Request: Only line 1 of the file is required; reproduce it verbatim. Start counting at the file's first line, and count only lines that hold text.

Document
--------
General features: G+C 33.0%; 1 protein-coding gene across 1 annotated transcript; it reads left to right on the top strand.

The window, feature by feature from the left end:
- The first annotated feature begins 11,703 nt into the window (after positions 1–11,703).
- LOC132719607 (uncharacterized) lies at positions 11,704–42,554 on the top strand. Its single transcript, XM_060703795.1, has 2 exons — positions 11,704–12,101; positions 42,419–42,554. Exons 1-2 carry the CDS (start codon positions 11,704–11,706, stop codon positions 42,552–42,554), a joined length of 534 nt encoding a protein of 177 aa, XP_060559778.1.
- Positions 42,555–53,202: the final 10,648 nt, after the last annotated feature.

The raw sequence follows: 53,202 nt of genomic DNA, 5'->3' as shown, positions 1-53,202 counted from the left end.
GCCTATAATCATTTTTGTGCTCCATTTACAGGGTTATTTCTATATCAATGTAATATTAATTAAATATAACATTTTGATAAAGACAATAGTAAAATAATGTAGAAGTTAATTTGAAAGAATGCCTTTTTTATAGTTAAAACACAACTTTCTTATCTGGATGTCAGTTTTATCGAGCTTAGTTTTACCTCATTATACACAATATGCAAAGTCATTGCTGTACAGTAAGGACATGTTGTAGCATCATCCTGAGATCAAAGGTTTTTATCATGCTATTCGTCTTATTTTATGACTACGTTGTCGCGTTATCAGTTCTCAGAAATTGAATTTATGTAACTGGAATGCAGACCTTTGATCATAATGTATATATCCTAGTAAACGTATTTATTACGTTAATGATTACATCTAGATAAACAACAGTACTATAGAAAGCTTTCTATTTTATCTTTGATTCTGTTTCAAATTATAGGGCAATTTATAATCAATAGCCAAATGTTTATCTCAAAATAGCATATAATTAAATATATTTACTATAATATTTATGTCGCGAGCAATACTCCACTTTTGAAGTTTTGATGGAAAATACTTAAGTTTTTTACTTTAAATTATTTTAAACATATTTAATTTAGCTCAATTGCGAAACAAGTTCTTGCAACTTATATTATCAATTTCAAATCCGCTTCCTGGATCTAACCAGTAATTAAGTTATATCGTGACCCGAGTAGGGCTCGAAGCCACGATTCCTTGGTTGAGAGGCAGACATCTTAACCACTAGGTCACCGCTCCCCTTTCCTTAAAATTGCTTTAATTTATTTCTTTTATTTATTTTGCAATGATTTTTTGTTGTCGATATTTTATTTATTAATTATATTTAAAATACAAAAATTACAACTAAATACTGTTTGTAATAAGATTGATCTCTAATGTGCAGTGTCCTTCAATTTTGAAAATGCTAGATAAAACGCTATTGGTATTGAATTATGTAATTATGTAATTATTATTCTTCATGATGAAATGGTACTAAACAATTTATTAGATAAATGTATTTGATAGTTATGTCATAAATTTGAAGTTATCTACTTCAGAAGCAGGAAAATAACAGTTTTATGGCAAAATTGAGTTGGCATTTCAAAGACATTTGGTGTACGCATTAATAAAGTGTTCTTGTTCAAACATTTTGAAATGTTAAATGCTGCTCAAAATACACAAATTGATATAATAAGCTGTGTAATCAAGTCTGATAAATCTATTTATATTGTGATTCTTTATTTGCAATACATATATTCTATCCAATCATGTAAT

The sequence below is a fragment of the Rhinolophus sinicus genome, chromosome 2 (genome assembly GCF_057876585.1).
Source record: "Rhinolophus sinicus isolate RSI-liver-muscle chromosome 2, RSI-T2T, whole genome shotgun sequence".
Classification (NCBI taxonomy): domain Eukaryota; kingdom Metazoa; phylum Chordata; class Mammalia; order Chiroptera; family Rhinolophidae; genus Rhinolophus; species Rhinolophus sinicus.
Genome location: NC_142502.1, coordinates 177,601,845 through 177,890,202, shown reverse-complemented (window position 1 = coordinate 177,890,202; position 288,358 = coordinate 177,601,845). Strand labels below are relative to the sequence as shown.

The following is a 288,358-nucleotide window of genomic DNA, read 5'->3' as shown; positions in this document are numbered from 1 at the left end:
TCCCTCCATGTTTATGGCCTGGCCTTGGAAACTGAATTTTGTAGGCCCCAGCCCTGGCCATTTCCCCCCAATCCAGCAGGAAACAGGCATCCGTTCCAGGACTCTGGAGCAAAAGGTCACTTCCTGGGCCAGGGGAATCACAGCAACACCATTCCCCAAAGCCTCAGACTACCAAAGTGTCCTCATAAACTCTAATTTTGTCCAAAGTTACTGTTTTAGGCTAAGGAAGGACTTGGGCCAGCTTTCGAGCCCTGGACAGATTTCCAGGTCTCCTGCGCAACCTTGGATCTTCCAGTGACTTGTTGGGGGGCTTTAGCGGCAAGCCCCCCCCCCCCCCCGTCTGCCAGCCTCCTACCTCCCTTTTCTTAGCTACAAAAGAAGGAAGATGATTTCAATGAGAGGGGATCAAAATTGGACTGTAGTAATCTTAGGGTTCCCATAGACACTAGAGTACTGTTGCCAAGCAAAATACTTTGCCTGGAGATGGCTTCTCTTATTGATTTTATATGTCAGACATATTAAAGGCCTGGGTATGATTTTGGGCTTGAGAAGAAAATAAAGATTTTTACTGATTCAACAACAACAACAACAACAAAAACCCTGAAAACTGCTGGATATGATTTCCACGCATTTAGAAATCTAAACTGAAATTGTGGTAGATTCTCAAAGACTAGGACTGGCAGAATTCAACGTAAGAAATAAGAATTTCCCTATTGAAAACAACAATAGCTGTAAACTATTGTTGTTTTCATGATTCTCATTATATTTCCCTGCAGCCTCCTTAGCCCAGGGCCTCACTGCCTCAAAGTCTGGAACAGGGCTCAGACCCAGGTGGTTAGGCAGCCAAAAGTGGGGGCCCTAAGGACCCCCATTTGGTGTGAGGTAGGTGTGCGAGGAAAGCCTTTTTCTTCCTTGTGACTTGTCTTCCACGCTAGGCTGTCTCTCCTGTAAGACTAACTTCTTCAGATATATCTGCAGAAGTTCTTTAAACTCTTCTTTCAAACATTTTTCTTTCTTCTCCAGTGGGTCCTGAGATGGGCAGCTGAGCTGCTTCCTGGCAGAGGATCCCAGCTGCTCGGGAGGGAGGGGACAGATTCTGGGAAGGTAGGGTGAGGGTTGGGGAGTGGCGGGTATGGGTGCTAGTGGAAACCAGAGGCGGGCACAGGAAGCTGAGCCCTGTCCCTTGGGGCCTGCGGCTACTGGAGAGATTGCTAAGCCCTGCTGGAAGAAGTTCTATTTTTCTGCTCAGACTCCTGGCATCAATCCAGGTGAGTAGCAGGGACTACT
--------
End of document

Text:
General features: G+C 33.0%; 1 protein-coding gene across 1 annotated transcript; it reads left to right on the top strand.